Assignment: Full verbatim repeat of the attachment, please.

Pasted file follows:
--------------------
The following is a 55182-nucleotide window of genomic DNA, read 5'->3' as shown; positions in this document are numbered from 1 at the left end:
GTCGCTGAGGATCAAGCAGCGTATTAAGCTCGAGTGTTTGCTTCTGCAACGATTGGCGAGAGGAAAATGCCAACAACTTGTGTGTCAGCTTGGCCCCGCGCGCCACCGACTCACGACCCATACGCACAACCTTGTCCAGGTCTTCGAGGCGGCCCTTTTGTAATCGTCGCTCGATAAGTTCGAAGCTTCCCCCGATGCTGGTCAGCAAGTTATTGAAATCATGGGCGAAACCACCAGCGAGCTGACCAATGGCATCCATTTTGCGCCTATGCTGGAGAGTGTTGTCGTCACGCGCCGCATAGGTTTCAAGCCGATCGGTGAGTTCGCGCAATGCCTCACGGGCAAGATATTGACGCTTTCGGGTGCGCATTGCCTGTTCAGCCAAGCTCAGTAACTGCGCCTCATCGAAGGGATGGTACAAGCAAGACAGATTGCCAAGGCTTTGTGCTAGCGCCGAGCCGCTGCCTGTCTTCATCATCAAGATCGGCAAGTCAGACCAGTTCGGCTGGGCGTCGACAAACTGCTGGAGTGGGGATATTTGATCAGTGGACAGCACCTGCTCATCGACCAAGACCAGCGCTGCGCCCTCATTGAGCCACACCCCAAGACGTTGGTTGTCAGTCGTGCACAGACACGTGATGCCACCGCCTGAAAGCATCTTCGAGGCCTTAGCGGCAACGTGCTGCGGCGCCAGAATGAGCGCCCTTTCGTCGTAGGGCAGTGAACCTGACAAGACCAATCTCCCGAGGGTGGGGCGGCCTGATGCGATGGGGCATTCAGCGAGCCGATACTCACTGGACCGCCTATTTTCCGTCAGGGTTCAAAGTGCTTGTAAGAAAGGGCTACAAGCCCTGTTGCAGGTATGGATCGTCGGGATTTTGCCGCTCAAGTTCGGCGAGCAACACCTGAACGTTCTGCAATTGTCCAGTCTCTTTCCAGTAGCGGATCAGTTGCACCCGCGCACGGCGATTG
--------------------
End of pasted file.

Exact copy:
The following is a 55182-nucleotide window of genomic DNA, read 5'->3' as shown; positions in this document are numbered from 1 at the left end:
GTCGCTGAGGATCAAGCAGCGTATTAAGCTCGAGTGTTTGCTTCTGCAACGATTGGCGAGAGGAAAATGCCAACAACTTGTGTGTCAGCTTGGCCCCGCGCGCCACCGACTCACGACCCATACGCACAACCTTGTCCAGGTCTTCGAGGCGGCCCTTTTGTAATCGTCGCTCGATAAGTTCGAAGCTTCCCCCGATGCTGGTCAGCAAGTTATTGAAATCATGGGCGAAACCACCAGCGAGCTGACCAATGGCATCCATTTTGCGCCTATGCTGGAGAGTGTTGTCGTCACGCGCCGCATAGGTTTCAAGCCGATCGGTGAGTTCGCGCAATGCCTCACGGGCAAGATATTGACGCTTTCGGGTGCGCATTGCCTGTTCAGCCAAGCTCAGTAACTGCGCCTCATCGAAGGGATGGTACAAGCAAGACAGATTGCCAAGGCTTTGTGCTAGCGCCGAGCCGCTGCCTGTCTTCATCATCAAGATCGGCAAGTCAGACCAGTTCGGCTGGGCGTCGACAAACTGCTGGAGTGGGGATATTTGATCAGTGGACAGCACCTGCTCATCGACCAAGACCAGCGCTGCGCCCTCATTGAGCCACACCCCAAGACGTTGGTTGTCAGTCGTGCACAGACACGTGATGCCACCGCCTGAAAGCATCTTCGAGGCCTTAGCGGCAACGTGCTGCGGCGCCAGAATGAGCGCCCTTTCGTCGTAGGGCAGTGAACCTGACAAGACCAATCTCCCGAGGGTGGGGCGGCCTGATGCGATGGGGCATTCAGCGAGCCGATACTCACTGGACCGCCTATTTTCCGTCAGGGTTCAAAGTGCTTGTAAGAAAGGGCTACAAGCCCTGTTGCAGGTATGGATCGTCGGGATTTTGCCGCTCAAGTTCGGCGAGCAACACCTGAACGTTCTGCAATTGTCCAGTCTCTTTCCAGTAGCGGATCAGTTGCACCCGCGCACGGCGATTG